Recycling Glass


In the texture recycling collection I'm aiming at what the texture of piles of specific substances look like waiting to get back into the stream of things.
From Recycling

Tags

  1. texture recycling
  2. recycling
  3. glass

Comments


Seth says
Here is a view of the surrounding area.  Each of the piles has roughfly the the same characteristics:  large broken glass on the top, smaller particles of glass inside. 

From Recycling

Seth says

Here is the top of a "young" pile ...

From Recycling

Mark de LA says
seth 2007-08-25 10:06:14 7931
M 2007-08-25 08:20:40 7931
recycled rubber tires:


Here is what tire recycling looks like early in the process.  These are being staged at a Rabanco facility.
I watched rubber tires being recycled on the Science channel to make rubber mats , hoses & more tire stuff.

Seth says
M 2007-08-25 10:53:55 7931
Well, glass is not likely to turn back into sand.  Sand is not likely to turn into dirt elsewise the deserts would become arable again.

Well glass broken into fine particles is sand.  I have no doubt that the finer partiles in the pile of glass came from the bigger particles.  What i don't know is the process that broke the larger into the smaller.



Seth says
M 2007-08-25 10:38:24 7931
seth 2007-08-25 09:20:32 7931
If you scratch one of these piles of glass you see a finer brown particles.  It's almost as if  the glass is biologically degrading.  I wonder if they add some substance to the pile to do that.  The picture below is from a old pile that i found along the BNSF railroad ... it was probably abandoned decades ago. 

A thin dump site with dirt under it ?  Glass won't recycle back into dirt.  It is melted sand.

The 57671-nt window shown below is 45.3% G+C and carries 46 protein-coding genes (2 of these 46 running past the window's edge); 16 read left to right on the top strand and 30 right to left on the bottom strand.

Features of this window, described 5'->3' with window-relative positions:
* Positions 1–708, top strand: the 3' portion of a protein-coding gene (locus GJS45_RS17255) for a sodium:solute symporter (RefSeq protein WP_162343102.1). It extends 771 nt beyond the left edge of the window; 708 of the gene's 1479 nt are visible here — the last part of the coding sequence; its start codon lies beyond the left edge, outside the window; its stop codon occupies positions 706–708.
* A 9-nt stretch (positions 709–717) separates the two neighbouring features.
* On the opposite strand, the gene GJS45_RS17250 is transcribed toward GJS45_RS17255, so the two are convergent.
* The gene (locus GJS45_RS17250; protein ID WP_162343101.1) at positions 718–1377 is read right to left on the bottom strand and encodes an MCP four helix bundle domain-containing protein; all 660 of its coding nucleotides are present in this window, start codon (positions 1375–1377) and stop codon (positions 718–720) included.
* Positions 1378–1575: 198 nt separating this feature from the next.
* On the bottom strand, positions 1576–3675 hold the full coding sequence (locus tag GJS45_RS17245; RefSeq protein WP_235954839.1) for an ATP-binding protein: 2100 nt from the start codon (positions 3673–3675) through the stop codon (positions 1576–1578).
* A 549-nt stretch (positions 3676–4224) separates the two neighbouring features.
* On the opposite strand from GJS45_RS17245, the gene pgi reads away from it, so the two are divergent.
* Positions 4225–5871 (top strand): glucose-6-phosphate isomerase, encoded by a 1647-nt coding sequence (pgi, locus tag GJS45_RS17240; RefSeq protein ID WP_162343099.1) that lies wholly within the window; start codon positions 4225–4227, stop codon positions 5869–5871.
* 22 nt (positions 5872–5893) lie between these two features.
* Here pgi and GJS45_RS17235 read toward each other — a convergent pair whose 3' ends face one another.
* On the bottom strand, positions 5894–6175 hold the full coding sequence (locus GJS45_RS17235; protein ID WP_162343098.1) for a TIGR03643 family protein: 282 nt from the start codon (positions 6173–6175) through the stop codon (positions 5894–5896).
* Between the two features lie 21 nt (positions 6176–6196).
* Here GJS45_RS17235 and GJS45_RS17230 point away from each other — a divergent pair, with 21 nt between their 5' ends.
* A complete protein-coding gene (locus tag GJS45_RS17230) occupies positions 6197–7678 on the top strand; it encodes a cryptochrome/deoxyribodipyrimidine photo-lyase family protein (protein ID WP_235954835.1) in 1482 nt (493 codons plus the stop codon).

I seriously doubt that they made a mound of dirt and then piled broken glass on top of it.  If you go to the album and take a look at the zoomed image you will see that it does not look like dirt.  When i get a chance i'll try to get you a close up picture of the innards of the pile.

Seth says
M 2007-08-26 12:09:18 7931
I don't think that glass broken into fine particles is technically sand. Sand (quartz) melted to a high temperature with additives = glass. I suppose you could make sand by extracting the additives and crushing it down to just the quartz, but the entropy of the process is little worth it. See the wikipedia on glass: http://en.wikipedia.org/wiki/Glass

I'm sure your right.  Can you shed any light on how the larger particles of glass became smaller particles of glass?
From Recycling

Mark de LA says
I don't think your assumption is much good except for shifting. I doubt there is something natural or unnatural causing large pieces of glass to change into smaller pieces. When you shake a pile of peanuts the larger pieces sift to the top. The sea & erosion change the shape of rocks etc. Perhaps the dumping process stowed the glass that way. Perhaps vibration in a dump truck going down the highway shifts the large pieces to the top of the truck bed & then the dumping of the truckload puts the smaller pieces together.  Anyway recycling broken glass into glass objects is useful because all of the energy transforming quartz sand into glass has been done & less energy is needed to reform it.


Seth says